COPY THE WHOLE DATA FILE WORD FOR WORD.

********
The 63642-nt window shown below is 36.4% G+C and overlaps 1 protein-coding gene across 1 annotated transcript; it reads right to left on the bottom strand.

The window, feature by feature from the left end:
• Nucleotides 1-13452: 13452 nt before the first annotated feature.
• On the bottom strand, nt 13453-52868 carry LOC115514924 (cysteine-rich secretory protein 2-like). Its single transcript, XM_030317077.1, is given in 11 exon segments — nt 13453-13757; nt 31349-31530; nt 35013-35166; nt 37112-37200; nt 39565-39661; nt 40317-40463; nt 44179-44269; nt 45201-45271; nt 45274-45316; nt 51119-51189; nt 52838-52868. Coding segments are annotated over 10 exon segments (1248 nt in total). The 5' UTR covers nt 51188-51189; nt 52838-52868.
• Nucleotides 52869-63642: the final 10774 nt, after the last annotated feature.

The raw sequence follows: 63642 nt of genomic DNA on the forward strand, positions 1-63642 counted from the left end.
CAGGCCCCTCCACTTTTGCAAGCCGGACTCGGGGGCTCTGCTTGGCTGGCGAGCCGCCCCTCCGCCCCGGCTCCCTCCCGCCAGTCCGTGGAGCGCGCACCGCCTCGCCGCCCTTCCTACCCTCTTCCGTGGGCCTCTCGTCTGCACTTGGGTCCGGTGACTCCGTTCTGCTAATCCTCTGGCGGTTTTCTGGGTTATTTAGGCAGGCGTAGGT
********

The 63642-nt window shown below is 36.4% G+C and overlaps 1 protein-coding gene across 1 annotated transcript; it reads right to left on the bottom strand.

The window, feature by feature from the left end:
• Nucleotides 1-13452: 13452 nt before the first annotated feature.
• On the bottom strand, nt 13453-52868 carry LOC115514924 (cysteine-rich secretory protein 2-like). Its single transcript, XM_030317077.1, is given in 11 exon segments — nt 13453-13757; nt 31349-31530; nt 35013-35166; nt 37112-37200; nt 39565-39661; nt 40317-40463; nt 44179-44269; nt 45201-45271; nt 45274-45316; nt 51119-51189; nt 52838-52868. Coding segments are annotated over 10 exon segments (1248 nt in total). The 5' UTR covers nt 51188-51189; nt 52838-52868.
• Nucleotides 52869-63642: the final 10774 nt, after the last annotated feature.

The raw sequence follows: 63642 nt of genomic DNA on the forward strand, positions 1-63642 counted from the left end.
CAGGCCCCTCCACTTTTGCAAGCCGGACTCGGGGGCTCTGCTTGGCTGGCGAGCCGCCCCTCCGCCCCGGCTCCCTCCCGCCAGTCCGTGGAGCGCGCACCGCCTCGCCGCCCTTCCTACCCTCTTCCGTGGGCCTCTCGTCTGCACTTGGGTCCGGTGACTCCGTTCTGCTAATCCTCTGGCGGTTTTCTGGGTTATTTAGGCAGGCGTAGGT